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May 30, 2005
Demystifying the EB-3 Retrogression
- Atty. Reuben S. Seguritan Email this article

The US is currently in the throes of a critical health worker shortage. The US Department of Labor has identified RN as the top occupation in terms of job growth through 2012. The nursing shortage is so serious that tens of thousands of hospital deaths have reportedly been attributed to it.


In the meantime, the Philippines, arguably the world’s largest exporter of human labor is churning out thousands of nursing graduates who are willing and able to fill the US demand for their services.


So if supply is willing to meet demand, why are Filipino nurses having a hard time coming to the US now?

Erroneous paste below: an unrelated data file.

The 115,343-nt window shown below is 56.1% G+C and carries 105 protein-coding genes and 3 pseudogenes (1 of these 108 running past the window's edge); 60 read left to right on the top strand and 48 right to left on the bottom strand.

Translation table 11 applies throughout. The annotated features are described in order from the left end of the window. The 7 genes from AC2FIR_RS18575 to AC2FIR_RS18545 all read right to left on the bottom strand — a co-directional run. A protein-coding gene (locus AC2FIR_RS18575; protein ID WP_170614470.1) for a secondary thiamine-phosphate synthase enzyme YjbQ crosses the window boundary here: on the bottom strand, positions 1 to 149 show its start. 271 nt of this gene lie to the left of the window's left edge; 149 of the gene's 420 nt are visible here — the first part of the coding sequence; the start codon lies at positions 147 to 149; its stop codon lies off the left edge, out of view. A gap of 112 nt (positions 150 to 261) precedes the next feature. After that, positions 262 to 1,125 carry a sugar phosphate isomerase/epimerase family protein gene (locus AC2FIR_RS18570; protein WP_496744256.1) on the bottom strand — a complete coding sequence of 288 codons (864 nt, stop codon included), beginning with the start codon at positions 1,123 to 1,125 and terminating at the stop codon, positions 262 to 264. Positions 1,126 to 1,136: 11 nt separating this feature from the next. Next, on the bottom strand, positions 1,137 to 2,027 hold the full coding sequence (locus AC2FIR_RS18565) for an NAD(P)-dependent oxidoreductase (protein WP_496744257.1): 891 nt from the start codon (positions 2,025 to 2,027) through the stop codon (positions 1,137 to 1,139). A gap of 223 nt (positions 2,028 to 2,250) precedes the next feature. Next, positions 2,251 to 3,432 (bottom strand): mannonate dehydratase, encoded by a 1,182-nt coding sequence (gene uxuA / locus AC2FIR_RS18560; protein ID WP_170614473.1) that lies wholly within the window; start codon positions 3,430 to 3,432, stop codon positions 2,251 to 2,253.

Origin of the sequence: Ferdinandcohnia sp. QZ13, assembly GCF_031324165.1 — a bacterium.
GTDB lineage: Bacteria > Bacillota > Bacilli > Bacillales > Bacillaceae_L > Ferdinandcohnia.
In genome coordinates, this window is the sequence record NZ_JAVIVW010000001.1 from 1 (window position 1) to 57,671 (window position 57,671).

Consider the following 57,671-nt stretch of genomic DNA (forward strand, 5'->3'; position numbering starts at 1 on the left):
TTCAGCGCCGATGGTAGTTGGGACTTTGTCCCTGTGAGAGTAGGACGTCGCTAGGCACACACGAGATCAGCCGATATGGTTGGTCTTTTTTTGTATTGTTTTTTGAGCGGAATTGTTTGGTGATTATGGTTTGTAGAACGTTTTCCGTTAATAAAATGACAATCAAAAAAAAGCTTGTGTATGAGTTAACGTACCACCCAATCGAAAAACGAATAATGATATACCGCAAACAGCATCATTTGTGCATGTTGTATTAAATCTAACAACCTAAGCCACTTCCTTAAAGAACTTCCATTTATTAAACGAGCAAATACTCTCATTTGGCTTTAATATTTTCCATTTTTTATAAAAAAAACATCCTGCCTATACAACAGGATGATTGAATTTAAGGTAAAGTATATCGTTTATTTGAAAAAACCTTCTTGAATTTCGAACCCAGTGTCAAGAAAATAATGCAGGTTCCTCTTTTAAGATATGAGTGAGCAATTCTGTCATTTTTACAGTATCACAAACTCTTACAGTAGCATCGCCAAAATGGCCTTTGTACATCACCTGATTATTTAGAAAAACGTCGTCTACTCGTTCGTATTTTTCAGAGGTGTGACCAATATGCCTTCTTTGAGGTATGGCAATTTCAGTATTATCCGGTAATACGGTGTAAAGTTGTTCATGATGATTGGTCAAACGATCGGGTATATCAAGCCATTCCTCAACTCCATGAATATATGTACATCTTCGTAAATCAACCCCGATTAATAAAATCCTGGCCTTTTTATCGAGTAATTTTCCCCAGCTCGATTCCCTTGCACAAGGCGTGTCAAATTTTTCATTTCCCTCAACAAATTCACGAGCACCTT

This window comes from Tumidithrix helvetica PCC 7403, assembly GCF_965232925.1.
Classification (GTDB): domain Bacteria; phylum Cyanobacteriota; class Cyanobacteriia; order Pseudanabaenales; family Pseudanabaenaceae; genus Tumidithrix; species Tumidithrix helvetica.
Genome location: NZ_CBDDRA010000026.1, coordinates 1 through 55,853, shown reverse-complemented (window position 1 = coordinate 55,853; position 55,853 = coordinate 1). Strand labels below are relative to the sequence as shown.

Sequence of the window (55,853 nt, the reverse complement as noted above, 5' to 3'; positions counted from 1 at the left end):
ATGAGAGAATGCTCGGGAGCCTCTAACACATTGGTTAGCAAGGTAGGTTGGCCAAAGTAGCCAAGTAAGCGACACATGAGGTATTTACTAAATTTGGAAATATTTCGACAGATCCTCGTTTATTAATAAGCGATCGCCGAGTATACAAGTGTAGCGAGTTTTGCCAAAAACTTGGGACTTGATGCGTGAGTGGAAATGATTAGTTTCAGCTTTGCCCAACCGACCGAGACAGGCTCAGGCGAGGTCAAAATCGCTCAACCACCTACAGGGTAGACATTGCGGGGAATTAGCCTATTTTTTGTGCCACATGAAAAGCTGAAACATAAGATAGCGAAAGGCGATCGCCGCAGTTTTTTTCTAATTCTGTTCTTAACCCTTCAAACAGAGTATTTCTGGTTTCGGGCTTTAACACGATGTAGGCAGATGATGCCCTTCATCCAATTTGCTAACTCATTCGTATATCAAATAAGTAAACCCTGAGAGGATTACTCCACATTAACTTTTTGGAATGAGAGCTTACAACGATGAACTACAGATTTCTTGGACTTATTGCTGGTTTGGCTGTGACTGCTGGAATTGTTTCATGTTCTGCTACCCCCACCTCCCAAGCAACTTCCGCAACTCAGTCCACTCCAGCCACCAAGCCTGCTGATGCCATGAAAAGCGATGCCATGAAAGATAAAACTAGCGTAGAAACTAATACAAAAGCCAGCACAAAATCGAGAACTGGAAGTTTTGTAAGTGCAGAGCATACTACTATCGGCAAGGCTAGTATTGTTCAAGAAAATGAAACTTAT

As early as October 2004, the Department of State already flagged the probability of retrogression. This has been widely misunderstood as a law or regulation passed to restrict the entry of foreign workers.


Retrogression is actually a means by which the Department of State copes with the oversubscription of immigrant visa numbers allotted by law for a particular category and a particular country. 


Since the Philippines is one of the largest suppliers of nurses to the US over the past several years, the increased demand for immigrant visa numbers resulted in the oversubscription of its employment-based third preference (EB3).


When immigrant visa numbers are oversubscribed, as what happened with the EB3 category for the Philippines, India and China, the Department of State imposes a cut-off date beyond which immigrant visa applications will not be processed until visa numbers become available or “current.”

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